Anyone who drives past a police squad may have been tracked without knowing it, and the scanners that record a car's license plate are raising important questions about the balance between public safety and privacy.
Each day in the Twin Cities, police photograph thousands of license plates. That means big brother knows exactly where you've been -- date, time and location.
Minneapolis police started the tracking trend three years ago, using optical scanners mounted on top of squad cars that can capture up to 2,000 plates per minute, even at 65 mph.
Now, police departments in St. Paul, Bloomington, Maplewood and Roseville are also using the scanners, storing the information for up to 90 days too. In Minneapolis alone, that data encompasses 2.1 million license plates.
That raw data is a metadata gold mine, and it was considered public until last March when the Department of Administration expressed concerns about stalkers and predators. While that data is private now, some of the people who were after it -- and got a hold of it -- is surprising.
"There are a lot of mathematical, analytical functions in those languages that would allow me to analyze that data," Sean Bailey, of Pittsburgh, told FOX 9.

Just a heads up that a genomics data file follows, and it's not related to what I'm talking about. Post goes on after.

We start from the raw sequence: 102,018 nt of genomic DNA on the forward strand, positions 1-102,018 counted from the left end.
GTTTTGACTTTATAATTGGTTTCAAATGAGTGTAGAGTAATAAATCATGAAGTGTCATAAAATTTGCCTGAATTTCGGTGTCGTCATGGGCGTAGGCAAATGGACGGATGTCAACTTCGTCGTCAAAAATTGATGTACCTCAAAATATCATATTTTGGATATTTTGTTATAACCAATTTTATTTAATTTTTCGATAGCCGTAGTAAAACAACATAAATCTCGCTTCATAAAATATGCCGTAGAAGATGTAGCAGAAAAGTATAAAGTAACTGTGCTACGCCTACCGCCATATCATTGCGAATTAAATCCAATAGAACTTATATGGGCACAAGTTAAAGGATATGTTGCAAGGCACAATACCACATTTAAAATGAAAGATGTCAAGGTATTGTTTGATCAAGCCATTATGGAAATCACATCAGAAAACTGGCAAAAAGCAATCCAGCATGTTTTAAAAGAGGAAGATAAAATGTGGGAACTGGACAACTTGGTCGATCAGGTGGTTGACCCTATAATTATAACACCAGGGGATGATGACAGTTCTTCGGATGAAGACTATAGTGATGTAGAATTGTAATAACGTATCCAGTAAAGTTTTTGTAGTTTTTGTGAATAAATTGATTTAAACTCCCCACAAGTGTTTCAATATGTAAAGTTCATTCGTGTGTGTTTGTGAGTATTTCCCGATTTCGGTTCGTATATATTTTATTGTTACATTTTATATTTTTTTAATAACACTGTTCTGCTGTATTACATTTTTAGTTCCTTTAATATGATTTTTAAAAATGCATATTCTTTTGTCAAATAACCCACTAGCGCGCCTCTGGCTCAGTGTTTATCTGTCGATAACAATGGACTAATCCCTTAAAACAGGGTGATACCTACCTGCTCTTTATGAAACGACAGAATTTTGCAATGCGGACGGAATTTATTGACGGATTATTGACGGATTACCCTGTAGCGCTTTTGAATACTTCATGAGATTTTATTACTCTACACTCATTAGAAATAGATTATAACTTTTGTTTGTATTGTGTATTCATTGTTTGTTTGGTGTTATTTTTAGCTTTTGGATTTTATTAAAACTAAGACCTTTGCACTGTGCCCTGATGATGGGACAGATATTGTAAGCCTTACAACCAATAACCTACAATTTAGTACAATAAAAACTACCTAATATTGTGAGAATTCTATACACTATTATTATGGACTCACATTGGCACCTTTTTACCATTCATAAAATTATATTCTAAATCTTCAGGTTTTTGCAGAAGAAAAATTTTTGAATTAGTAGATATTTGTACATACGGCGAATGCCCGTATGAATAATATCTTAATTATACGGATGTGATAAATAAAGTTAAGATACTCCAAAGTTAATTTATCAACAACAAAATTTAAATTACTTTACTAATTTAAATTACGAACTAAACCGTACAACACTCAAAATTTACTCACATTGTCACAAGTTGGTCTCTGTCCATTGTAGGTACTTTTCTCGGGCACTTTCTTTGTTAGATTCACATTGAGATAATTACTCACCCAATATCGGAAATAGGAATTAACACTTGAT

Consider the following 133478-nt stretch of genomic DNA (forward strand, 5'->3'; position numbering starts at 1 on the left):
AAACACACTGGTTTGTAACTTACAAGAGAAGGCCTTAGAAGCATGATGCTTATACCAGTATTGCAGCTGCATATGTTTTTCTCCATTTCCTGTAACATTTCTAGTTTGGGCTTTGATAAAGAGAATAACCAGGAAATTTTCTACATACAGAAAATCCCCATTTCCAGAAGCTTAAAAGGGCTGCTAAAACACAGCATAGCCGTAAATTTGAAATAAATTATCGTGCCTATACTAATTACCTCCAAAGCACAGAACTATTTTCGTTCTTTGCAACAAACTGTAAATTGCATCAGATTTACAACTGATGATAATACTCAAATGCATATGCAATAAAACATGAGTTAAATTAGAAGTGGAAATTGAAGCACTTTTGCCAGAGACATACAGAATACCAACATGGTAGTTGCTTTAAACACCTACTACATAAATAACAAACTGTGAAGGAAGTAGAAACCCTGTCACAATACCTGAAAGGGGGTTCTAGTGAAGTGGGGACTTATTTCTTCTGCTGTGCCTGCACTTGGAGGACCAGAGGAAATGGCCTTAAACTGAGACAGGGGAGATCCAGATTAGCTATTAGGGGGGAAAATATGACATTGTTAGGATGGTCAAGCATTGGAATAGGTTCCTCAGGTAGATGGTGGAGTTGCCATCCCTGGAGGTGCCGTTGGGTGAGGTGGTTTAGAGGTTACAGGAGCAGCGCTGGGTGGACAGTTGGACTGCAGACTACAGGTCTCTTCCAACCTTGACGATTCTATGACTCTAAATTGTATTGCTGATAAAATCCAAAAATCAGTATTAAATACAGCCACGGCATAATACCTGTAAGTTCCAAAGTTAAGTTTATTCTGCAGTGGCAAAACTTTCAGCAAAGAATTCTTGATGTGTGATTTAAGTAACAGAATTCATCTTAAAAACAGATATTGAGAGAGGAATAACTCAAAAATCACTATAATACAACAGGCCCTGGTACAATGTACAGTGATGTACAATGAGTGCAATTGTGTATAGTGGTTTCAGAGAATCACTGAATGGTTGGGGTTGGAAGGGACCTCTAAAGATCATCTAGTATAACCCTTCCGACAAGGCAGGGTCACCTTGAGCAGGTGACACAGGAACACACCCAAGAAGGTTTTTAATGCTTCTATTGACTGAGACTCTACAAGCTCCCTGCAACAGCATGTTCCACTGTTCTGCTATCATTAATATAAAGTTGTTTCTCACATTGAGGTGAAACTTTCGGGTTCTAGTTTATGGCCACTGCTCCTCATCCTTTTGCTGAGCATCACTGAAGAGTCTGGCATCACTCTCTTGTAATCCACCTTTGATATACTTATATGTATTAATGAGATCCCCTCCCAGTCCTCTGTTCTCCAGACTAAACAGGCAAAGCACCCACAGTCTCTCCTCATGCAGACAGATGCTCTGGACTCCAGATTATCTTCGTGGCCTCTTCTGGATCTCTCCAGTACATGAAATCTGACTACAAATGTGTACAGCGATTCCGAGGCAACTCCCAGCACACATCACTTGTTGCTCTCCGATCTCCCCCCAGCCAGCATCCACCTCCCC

Bailey, a 15-year-old computer whiz, was trying to get his hands on the data because he wanted to use it as a way of finding where someone most likely lives. He says it's possible to predict where a car will go by reading patterns in the license plate data, and he's not the only one who had big plans for the information.
Mitre Corporation, a non-profit information technology company which contracts with the departments of Defense and Homeland Security, also wanted access. A spokesperson for the company said they intended to use it for an "internally-funded research project on data mining to support law enforcement."
Specifically, they were interested in how license plate readers could have helped catch the sniper in Washington, D.C., by yielding a short list of possible suspect license plates.
Locally, Bloomington police used the license plate technology to catch Garret Parks, who was threw items from his car -- including a metal vise that hit and injured an Iraq war veteran.
Yet, privacy expert Rich Neumeister wonders whether government should be collecting millions of records on law-abiding people, and whether an arrest in one case or another is worth scooping up all that raw data on everyone.
As the debate over NSA surveillance illustrates, that's the main dilemma of metadata: Is it worth diverting an entire river of data just to eventually capture a few fish?
Even a 15-year-old in Pennsylvania who loves data admits he questions the wisdom of such collection.
"There should definitely be an opt-out if people want their personal data scrubbed from the record," he said. "In some cases, it could be construed as an invasion of privacy."
The license plate scanners are becoming a big issue nationwide. In Los Angeles, the American Civil Liberties Union is suing the police department to find out how much data it's collecting and if they're doing it in front of churches or mosques.
On the other hand, the affluent town of Piedmont, Calif., is considering placing the cameras at the border with Oakland to photograph every plate coming into town.